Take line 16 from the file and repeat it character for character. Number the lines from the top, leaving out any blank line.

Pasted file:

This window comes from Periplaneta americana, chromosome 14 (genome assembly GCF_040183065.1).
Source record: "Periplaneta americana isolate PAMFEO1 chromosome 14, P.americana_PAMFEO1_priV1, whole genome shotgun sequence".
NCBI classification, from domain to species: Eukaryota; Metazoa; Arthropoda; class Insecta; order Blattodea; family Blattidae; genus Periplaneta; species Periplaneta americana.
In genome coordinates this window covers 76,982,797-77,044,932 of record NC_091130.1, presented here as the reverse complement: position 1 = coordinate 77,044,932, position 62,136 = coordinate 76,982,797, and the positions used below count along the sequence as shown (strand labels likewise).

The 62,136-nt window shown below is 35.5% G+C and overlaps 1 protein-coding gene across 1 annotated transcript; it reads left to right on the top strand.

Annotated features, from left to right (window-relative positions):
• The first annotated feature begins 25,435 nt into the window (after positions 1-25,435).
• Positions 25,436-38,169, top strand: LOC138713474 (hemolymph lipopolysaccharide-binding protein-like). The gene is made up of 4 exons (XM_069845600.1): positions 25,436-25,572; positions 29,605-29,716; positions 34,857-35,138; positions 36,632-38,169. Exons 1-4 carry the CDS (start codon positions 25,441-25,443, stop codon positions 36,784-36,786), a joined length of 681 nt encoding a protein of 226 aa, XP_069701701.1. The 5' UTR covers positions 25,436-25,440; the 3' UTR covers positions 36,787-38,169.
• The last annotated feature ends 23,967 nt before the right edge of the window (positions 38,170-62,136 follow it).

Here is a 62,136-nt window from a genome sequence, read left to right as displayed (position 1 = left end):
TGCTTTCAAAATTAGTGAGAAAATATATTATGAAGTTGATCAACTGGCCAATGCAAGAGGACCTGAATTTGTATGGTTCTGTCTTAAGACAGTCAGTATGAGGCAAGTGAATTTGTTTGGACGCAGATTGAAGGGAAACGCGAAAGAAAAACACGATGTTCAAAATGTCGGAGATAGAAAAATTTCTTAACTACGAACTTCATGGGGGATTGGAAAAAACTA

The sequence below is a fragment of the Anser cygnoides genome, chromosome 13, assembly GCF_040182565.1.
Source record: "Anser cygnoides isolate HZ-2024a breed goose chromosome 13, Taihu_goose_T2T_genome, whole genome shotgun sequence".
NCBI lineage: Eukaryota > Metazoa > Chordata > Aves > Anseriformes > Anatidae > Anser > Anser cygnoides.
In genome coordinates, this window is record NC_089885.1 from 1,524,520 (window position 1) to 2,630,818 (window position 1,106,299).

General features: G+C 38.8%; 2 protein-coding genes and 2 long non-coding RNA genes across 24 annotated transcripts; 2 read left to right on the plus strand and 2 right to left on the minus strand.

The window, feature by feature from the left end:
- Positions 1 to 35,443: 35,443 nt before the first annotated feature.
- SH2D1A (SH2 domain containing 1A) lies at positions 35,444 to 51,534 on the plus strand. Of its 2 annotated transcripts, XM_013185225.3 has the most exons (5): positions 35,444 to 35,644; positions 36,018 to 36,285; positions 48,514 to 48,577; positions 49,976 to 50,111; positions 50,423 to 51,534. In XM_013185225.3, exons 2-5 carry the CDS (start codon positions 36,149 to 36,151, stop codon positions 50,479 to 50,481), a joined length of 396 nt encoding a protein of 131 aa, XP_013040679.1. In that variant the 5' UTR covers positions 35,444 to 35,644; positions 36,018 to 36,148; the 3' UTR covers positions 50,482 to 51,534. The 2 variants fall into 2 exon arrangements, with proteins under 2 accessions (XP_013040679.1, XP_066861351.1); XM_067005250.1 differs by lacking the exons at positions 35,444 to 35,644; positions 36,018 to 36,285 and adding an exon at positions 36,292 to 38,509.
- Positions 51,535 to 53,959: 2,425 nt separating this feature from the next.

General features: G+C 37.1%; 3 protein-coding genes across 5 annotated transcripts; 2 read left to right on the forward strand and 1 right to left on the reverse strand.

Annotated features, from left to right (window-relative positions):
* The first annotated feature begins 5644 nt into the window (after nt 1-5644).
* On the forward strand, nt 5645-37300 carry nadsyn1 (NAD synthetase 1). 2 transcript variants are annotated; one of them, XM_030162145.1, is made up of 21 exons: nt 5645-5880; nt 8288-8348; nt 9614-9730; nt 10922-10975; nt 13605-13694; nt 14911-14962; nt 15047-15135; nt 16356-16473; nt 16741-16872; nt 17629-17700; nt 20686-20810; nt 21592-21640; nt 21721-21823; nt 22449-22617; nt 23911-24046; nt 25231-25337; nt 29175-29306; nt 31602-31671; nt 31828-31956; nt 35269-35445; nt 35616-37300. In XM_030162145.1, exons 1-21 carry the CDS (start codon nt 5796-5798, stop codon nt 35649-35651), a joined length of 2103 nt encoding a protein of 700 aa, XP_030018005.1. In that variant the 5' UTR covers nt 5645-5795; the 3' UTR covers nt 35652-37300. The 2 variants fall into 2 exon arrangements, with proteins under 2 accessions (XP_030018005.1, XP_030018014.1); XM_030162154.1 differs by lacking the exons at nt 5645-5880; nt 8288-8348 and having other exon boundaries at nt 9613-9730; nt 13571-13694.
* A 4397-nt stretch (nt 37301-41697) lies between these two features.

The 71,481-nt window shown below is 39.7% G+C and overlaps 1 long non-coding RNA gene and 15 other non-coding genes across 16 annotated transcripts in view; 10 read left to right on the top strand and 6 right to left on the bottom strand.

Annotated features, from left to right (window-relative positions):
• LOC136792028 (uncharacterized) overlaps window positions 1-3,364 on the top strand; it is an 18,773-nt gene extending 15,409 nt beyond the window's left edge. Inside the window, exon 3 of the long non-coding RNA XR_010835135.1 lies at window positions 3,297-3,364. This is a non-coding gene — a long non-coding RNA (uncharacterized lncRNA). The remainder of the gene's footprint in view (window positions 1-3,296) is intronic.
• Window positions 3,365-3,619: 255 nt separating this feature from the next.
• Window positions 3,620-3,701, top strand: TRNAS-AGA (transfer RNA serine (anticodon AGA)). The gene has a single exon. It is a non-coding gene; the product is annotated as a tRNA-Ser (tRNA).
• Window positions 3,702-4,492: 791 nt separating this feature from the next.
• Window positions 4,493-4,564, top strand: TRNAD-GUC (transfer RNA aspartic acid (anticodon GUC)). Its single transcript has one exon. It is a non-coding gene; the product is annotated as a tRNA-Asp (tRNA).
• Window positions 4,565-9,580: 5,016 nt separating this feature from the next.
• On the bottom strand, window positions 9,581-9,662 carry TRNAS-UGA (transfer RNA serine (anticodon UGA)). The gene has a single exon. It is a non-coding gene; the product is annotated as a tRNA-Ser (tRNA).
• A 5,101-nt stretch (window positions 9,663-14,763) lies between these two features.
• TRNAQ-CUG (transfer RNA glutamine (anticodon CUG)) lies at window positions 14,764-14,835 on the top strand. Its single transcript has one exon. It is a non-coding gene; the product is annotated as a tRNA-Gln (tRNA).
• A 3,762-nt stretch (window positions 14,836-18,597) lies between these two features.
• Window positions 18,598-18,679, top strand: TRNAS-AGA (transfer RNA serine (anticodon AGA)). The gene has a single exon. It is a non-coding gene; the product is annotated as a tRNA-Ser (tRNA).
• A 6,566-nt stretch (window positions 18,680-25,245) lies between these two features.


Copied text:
General features: G+C 38.8%; 2 protein-coding genes and 2 long non-coding RNA genes across 24 annotated transcripts; 2 read left to right on the plus strand and 2 right to left on the minus strand.